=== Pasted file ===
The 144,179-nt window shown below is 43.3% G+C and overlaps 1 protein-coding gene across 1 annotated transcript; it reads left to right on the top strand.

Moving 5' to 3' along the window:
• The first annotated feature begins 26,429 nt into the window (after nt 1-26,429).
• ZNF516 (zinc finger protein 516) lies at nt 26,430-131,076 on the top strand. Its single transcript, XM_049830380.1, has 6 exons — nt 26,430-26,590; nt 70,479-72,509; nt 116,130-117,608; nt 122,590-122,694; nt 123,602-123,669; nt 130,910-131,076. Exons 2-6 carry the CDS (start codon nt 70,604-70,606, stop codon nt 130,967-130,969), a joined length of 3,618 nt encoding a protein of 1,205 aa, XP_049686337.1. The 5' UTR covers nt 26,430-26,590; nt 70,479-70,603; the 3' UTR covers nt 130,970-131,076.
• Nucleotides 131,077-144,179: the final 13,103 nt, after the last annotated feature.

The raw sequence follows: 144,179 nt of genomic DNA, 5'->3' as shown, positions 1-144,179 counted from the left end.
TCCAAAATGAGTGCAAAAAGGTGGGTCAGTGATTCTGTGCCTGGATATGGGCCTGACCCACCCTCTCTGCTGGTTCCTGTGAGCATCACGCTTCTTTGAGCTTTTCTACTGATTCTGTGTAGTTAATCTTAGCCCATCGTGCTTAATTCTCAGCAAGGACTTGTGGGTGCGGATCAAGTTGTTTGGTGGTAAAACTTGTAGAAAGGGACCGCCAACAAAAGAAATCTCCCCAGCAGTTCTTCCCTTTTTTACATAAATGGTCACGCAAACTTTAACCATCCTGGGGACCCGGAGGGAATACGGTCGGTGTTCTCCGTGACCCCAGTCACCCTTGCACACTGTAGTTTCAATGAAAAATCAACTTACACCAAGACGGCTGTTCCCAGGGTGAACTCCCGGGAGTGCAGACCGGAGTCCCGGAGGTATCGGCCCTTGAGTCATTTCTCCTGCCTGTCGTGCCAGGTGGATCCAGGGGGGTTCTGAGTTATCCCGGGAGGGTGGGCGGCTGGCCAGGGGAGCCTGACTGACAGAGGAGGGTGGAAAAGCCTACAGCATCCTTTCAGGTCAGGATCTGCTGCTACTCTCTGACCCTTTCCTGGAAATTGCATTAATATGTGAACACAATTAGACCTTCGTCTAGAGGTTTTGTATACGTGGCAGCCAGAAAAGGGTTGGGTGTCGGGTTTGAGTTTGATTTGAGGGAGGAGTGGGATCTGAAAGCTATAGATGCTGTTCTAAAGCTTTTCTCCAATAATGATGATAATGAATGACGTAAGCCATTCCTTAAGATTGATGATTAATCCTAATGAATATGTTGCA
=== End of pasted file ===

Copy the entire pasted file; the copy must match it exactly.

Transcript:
The 144,179-nt window shown below is 43.3% G+C and overlaps 1 protein-coding gene across 1 annotated transcript; it reads left to right on the top strand.

Moving 5' to 3' along the window:
• The first annotated feature begins 26,429 nt into the window (after nt 1-26,429).
• ZNF516 (zinc finger protein 516) lies at nt 26,430-131,076 on the top strand. Its single transcript, XM_049830380.1, has 6 exons — nt 26,430-26,590; nt 70,479-72,509; nt 116,130-117,608; nt 122,590-122,694; nt 123,602-123,669; nt 130,910-131,076. Exons 2-6 carry the CDS (start codon nt 70,604-70,606, stop codon nt 130,967-130,969), a joined length of 3,618 nt encoding a protein of 1,205 aa, XP_049686337.1. The 5' UTR covers nt 26,430-26,590; nt 70,479-70,603; the 3' UTR covers nt 130,970-131,076.
• Nucleotides 131,077-144,179: the final 13,103 nt, after the last annotated feature.

The raw sequence follows: 144,179 nt of genomic DNA, 5'->3' as shown, positions 1-144,179 counted from the left end.
TCCAAAATGAGTGCAAAAAGGTGGGTCAGTGATTCTGTGCCTGGATATGGGCCTGACCCACCCTCTCTGCTGGTTCCTGTGAGCATCACGCTTCTTTGAGCTTTTCTACTGATTCTGTGTAGTTAATCTTAGCCCATCGTGCTTAATTCTCAGCAAGGACTTGTGGGTGCGGATCAAGTTGTTTGGTGGTAAAACTTGTAGAAAGGGACCGCCAACAAAAGAAATCTCCCCAGCAGTTCTTCCCTTTTTTACATAAATGGTCACGCAAACTTTAACCATCCTGGGGACCCGGAGGGAATACGGTCGGTGTTCTCCGTGACCCCAGTCACCCTTGCACACTGTAGTTTCAATGAAAAATCAACTTACACCAAGACGGCTGTTCCCAGGGTGAACTCCCGGGAGTGCAGACCGGAGTCCCGGAGGTATCGGCCCTTGAGTCATTTCTCCTGCCTGTCGTGCCAGGTGGATCCAGGGGGGTTCTGAGTTATCCCGGGAGGGTGGGCGGCTGGCCAGGGGAGCCTGACTGACAGAGGAGGGTGGAAAAGCCTACAGCATCCTTTCAGGTCAGGATCTGCTGCTACTCTCTGACCCTTTCCTGGAAATTGCATTAATATGTGAACACAATTAGACCTTCGTCTAGAGGTTTTGTATACGTGGCAGCCAGAAAAGGGTTGGGTGTCGGGTTTGAGTTTGATTTGAGGGAGGAGTGGGATCTGAAAGCTATAGATGCTGTTCTAAAGCTTTTCTCCAATAATGATGATAATGAATGACGTAAGCCATTCCTTAAGATTGATGATTAATCCTAATGAATATGTTGCA